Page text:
As one surveyed the wreckage at Anfield last weekend, the case of Alex Oxlade Chamberlain was more interesting than most.
As Liverpool’s heavy-artillery proved too much for the Gunners, ‘The Ox’ was symptomatic of the malaise which encapsulates the entire Arsenal squad. Here was a player intrinsic to Arsenal’s chances willfully watching the game pass him by. A player who, aged 24, is primed to assert himself as an established English international and in a world cup year no less. Here, at the very least, was an Arsenal player strongly linked with another club surely cognizant that a strong performance would strengthen his hand in impending transfer negotiations.
And still, no response. No response when his team lost the ball and certainly no response when Liverpool extended their lead. Indeed the only sign of aggravation was when the England international threw his tracksuit top on the floor having been substituted. An act of folly, betraying feelings of ineptitude borne out by his insipid performance. Chamberlain has been under Wenger’s tutelage since 2011, forever expected to ultimately deliver on the tremendous talents at his disposal. Clearly, sufficient progression hasn’t been made and his case gives the lie to the idea that Wenger is a master-educator better than most.
The higher echelons of the Premier League are now staffed mainly by managers that frame themselves as educators. As transfer fees climb to preposterous levels, the ability to improve players on an individual basis is proving a very efficient way of improving a side. As is now receiving wider recognition, Emre Can’s ability has developed almost immeasurably since Klopp took him under his wing, Pep’s persistence has cajoled the likes of De Bruyne and Fernandinho to greater heights while David Luiz, and Victor Moses to name but two are players re-born under Antonio Conte.
Chamberlain’s willful adaptation to the role of wing-back is his most notable advancement in recent years, although given the malfunctioning nature of the defensive system he is tasked with underpinning, it’s unclear how much credit he truly deserves. Why then is Chamerblain sought after so vigorously by both Chelsea and Liverpool? Why should Chelsea part with £40 million for a player so shorn of an ability to improve? It would appear that fellow English clubs have realized that castigating Chamberlain is to exonerate the real culprit. Wenger, and the culture of mediocrity he has imbued Arsenal FC with are truly at fault for such plodding player development. Not the player himself.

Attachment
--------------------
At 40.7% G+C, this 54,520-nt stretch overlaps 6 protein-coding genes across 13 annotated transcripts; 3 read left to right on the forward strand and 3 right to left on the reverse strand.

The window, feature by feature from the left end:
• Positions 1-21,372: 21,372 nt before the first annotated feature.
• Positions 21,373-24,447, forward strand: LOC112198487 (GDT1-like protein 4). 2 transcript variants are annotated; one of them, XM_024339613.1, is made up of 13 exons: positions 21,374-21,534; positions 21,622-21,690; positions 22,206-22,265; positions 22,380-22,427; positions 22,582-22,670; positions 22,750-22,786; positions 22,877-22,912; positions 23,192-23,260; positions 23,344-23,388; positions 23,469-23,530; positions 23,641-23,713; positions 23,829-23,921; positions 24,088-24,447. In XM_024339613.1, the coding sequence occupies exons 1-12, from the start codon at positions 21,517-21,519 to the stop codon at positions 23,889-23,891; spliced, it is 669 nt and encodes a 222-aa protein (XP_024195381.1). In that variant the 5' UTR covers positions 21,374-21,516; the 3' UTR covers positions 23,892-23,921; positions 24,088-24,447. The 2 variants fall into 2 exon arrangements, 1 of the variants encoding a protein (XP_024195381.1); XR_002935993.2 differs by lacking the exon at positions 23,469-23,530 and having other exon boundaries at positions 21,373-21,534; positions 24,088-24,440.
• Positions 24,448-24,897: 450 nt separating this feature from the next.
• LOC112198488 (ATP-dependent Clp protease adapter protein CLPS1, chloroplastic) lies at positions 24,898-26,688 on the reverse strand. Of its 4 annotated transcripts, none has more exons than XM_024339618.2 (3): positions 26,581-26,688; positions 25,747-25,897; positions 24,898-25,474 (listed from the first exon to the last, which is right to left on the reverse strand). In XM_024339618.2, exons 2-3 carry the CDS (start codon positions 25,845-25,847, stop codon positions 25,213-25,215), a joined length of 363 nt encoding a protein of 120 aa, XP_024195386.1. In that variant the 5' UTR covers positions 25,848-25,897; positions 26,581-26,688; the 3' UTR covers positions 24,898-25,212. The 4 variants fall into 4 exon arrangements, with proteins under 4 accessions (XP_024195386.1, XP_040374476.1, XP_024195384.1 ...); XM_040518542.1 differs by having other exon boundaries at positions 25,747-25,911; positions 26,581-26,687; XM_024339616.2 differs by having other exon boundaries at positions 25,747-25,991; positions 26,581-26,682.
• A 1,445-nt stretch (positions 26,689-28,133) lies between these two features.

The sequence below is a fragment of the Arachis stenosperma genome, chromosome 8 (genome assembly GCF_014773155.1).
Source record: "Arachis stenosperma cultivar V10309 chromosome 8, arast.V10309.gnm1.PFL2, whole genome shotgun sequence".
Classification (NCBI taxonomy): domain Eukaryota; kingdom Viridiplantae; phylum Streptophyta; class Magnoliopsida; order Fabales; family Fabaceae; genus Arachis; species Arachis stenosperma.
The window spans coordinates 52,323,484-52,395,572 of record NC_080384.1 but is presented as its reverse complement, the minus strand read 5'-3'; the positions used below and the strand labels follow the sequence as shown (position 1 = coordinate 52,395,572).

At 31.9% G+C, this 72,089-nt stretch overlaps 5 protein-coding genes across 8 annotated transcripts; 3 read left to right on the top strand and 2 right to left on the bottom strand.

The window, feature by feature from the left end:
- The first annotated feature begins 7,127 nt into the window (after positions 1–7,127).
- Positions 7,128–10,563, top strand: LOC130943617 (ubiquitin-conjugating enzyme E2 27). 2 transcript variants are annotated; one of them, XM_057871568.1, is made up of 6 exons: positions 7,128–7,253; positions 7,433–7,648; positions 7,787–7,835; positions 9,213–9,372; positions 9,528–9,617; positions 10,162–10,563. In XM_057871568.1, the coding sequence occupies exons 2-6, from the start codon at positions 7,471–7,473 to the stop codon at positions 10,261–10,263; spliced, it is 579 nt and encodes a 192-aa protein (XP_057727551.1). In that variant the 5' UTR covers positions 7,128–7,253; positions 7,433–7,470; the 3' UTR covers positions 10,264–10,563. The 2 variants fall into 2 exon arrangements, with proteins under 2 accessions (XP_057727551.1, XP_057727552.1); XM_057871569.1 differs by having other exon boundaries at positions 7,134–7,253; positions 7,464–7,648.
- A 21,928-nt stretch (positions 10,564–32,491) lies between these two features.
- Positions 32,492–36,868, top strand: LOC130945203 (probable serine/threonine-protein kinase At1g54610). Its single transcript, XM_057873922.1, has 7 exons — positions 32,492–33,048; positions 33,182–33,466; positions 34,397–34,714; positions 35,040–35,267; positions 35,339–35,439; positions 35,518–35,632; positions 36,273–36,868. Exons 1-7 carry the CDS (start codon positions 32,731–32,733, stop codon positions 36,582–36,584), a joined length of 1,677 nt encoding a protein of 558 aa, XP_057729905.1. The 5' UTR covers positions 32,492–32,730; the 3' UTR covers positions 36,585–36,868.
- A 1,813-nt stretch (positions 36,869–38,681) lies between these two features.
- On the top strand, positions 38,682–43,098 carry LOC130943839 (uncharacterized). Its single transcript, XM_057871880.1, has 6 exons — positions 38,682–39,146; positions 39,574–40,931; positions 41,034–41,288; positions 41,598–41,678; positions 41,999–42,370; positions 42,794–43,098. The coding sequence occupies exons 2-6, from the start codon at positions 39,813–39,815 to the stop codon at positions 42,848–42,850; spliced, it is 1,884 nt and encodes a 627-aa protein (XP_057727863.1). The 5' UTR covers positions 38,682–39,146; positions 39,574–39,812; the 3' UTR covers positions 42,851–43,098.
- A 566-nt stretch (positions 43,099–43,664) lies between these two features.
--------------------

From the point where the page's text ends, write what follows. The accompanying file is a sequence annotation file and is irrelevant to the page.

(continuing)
Oxlade-Chamberlain has fallen victim to the same culture that has blighted Theo Walcott for the better part of a decade. Indeed it is that same mindless disregard for learning and development that saw Nacho Monreal hopelessly flounder on the left side of the defence on Sunday while Sead Kolasinac grew numb on the bench.
Jamie Carragher was quick to label these players ‘cowards’ in the aftermath of Sunday’s meltdown but such a reaction is erroneous and misguided. Players are the most visible embodiment of the culture a coach and club create. Klopp’s charges have been passion and fervour personified this year while Chelsea have displayed tremendous resilience despite transfer market woes, easily attributed to Antonio Conte. Wenger’s sense of bewilderment and intransigence can just as easily be mapped on his own team’s performances.
‘The Ox’s’ recent displays clearly don’t warrant a £40m move, but therein lies the most interesting aspect of such a prospective deal. Such a deal would not be predicated on the player’s form, but rather an unyielding faith in the notion that Wenger’s ineptitude as a coach only grows greater each year. That his nous as a motivator is all but extinct and that each player that passes under his guise is in fact far below that level they should be able to strive for.
Should Chamberlain’s transfer to Anfield be completed, as is widely expected, many view the £40 million pound as good business for both parties. A future which once looked at best stale and at worst toxic suddenly takes on a more enlightened complexion for the 24-year-old. Under Klopp’s wing, he will likely look a more confident player, assuming additional responsibility on the pitch and pushing the likes of Adam Lallana and Jordan Henderson for starting berths in a Champions League side. Gone will be the days of being party to atrocious and scarring performances that befall him at regular intervals at Arsenal.
But most importantly he will no longer be just another one of Wenger’s perilous projects but will be pushed to fulfil his clearly huge potential. Wenger ultimately failed to help ‘The Ox’ hit targets fully within his grasp but under the guise of Klopp, he will strive for those he never knew existed.